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The fornix is a discrete white matter tract bundle that connects the hippocampus to the mamillary body, thalamus and cingulum. As a part of Papez circuit, it plays an important role in new memory formation with damage to it resulting in amnestic syndrome. Our patient presented with acute amnesia with normal initial CT scan but on MRI brain there was acute bilateral fornix and genu of corpus callosum infarct. The pattern of infarct in MRI axial image was interesting as it was resembling “watch out” or “warning” sign, as if prompting us to watch out for bilateral fornix infarct in a case of acute amnestic syndrome [Figure 1]. The subcallosal artery, a branch of anterior communicating artery, supplies both anterior pillars of fornix along with rostrum and genu of the corpus callosum. This artery can be occluded either by microangiopathic process, cardioembolic or iatrogenic occlusion secondary to aneurysm repair. Although rare, bilateral fornix infarction resulting in acute amnestic syndrome have been reported in literature [Supplementary Table]. Many other pathological conditions can involve the fornix such as midline tumours, thiamine deficiency, limbic encephalitis (viral or autoimmune), multiple sclerosis or as post-surgical complication of anterior communicating artery aneurysm repair or transcallosal approach for mid line tumour resection. Presentation of acute amnesia as predominant symptom in a stroke is rare representing <1% of all acute ischaemic stroke/transient ischaemic attacks. Infarcts in the hippocampus, anterior thalamus, mamillary body either bilaterally or mostly left if unilateral can also result in ischaemic amnesia other than fornix stroke., Acute amnesia can also result from various other causes [Table 1]. Transient global amnesia, limbic encephalitis (Viral or autoimmune), epileptic seizure (ictal or post ictal), thiamine deficiency, drug/alcohol intoxication, post traumatic concussion, anoxia, hypoglycaemia or psychogenic. Transient global amnesia is one of the most common causes of amnestic syndrome which is transient and should resolve within 24 hours after onset, unlike in our case, where amnesia lasted more than 24 hours. Trauma can also lead to amnesia by contusion of temporal lobe, subdural hematoma or by diffuse axonal injury. Head injury in our patient was trivial and is unlikely to have caused the MRI changes seen. Wernicke's-Korsokoff amnestic syndrome due to thiamine deficiency should be suspected in chronic alcoholics or malnourished patients. In our case, there was no history suggestive of chronic malnutrition.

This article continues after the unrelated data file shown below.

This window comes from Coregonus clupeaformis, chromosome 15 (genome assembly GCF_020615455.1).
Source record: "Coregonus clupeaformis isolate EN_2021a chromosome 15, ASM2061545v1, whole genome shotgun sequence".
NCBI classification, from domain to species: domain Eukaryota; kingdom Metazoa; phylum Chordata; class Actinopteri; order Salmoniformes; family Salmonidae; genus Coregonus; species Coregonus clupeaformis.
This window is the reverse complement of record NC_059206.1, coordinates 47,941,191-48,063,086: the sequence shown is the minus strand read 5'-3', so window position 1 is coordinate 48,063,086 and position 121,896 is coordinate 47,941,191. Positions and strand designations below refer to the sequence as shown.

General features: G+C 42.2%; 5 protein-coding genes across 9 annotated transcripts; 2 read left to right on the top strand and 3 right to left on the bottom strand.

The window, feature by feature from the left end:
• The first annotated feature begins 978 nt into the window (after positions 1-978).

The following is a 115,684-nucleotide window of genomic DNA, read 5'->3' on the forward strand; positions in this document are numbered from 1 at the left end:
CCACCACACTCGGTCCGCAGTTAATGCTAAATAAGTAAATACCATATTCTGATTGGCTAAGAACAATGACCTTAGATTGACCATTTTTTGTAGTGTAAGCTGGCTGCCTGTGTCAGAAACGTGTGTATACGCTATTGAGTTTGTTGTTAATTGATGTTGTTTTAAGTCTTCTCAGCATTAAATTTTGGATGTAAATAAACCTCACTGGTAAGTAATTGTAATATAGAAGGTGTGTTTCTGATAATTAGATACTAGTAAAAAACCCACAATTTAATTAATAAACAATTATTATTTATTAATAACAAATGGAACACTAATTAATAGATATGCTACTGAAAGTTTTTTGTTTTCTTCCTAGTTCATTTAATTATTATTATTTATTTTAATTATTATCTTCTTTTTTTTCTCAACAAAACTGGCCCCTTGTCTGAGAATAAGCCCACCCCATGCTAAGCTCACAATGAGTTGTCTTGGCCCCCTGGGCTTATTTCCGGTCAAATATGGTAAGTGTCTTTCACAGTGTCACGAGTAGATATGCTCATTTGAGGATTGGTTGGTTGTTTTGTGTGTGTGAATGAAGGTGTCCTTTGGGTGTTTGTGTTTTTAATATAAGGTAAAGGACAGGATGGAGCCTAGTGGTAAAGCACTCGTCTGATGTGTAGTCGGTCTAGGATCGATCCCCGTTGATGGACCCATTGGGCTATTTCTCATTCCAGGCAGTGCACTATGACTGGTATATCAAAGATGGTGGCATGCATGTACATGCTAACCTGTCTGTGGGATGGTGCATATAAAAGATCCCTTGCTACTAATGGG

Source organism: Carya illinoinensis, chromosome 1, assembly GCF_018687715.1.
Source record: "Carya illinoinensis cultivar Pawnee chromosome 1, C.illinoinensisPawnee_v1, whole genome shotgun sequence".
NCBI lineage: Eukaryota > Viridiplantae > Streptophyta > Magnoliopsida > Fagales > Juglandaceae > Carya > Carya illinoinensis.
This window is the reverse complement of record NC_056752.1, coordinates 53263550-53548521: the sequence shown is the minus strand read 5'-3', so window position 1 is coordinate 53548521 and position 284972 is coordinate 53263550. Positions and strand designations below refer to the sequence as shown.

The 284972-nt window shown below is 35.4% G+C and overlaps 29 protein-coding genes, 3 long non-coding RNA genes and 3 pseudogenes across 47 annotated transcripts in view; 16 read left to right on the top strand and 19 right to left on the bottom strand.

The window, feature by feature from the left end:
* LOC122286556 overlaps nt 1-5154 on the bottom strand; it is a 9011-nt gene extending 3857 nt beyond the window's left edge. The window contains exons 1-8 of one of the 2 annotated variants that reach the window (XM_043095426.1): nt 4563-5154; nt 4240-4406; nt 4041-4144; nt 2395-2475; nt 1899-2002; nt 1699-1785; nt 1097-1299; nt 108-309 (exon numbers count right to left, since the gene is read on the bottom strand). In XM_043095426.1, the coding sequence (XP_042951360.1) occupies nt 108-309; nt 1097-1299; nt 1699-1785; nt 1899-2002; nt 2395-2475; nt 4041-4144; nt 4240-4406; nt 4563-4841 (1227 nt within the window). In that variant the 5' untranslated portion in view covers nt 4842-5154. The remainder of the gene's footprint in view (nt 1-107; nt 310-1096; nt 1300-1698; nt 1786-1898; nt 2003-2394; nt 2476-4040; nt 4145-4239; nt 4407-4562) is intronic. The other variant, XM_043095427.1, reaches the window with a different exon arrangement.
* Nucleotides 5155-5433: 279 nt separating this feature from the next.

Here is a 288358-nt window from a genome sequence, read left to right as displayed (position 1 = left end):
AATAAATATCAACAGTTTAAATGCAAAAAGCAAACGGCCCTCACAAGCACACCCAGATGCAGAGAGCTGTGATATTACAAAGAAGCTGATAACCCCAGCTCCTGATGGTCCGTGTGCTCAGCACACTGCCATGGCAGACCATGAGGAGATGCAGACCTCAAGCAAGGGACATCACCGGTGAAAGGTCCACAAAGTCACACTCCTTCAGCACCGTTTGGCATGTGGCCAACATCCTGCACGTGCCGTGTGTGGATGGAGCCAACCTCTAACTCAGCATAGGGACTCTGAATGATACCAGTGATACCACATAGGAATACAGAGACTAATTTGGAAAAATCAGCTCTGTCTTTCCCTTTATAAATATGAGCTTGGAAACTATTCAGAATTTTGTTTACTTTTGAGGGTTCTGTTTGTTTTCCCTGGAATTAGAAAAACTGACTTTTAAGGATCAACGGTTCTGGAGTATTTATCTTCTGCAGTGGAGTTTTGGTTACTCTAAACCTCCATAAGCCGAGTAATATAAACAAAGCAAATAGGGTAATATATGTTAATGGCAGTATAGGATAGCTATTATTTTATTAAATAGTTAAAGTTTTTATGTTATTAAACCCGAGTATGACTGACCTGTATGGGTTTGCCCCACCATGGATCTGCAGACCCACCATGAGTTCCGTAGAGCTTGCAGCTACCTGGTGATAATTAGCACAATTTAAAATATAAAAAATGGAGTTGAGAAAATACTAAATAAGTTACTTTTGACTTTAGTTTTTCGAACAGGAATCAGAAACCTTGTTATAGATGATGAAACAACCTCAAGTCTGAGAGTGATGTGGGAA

To conclude, amnestic syndrome presentation of stroke although rare, should be a differential diagnosis especially in patients with stroke risk factors and acute presentation. Occlusion of subcallosal artery lead to infarct of bilateral anterior pillar of fornix and genu of corpus callosum which in MRI axial section may appear as “watch out” sign reminding us to watch out for fornix infarct in a case of acute amnesia.